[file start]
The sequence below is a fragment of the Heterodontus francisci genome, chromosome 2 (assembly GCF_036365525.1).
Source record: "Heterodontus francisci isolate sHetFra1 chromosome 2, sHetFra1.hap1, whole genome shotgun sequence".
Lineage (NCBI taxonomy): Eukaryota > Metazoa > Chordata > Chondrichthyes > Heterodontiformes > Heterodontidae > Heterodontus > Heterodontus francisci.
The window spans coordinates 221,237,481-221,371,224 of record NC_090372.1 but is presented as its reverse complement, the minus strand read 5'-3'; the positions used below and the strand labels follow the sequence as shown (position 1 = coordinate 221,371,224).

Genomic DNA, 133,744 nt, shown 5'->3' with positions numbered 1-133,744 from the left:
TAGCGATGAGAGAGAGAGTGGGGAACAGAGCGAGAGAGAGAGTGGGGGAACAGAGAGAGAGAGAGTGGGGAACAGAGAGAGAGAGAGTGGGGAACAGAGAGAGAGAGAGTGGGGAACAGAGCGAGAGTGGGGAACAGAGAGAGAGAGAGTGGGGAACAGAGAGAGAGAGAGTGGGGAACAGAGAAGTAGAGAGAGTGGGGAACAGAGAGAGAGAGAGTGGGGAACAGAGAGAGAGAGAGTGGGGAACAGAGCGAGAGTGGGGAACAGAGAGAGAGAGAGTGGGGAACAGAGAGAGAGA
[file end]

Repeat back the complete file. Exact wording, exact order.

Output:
The sequence below is a fragment of the Heterodontus francisci genome, chromosome 2 (assembly GCF_036365525.1).
Source record: "Heterodontus francisci isolate sHetFra1 chromosome 2, sHetFra1.hap1, whole genome shotgun sequence".
Lineage (NCBI taxonomy): Eukaryota > Metazoa > Chordata > Chondrichthyes > Heterodontiformes > Heterodontidae > Heterodontus > Heterodontus francisci.
The window spans coordinates 221,237,481-221,371,224 of record NC_090372.1 but is presented as its reverse complement, the minus strand read 5'-3'; the positions used below and the strand labels follow the sequence as shown (position 1 = coordinate 221,371,224).

Genomic DNA, 133,744 nt, shown 5'->3' with positions numbered 1-133,744 from the left:
TAGCGATGAGAGAGAGAGTGGGGAACAGAGCGAGAGAGAGAGTGGGGGAACAGAGAGAGAGAGAGTGGGGAACAGAGAGAGAGAGAGTGGGGAACAGAGAGAGAGAGAGTGGGGAACAGAGCGAGAGTGGGGAACAGAGAGAGAGAGAGTGGGGAACAGAGAGAGAGAGAGTGGGGAACAGAGAAGTAGAGAGAGTGGGGAACAGAGAGAGAGAGAGTGGGGAACAGAGAGAGAGAGAGTGGGGAACAGAGCGAGAGTGGGGAACAGAGAGAGAGAGAGTGGGGAACAGAGAGAGAGA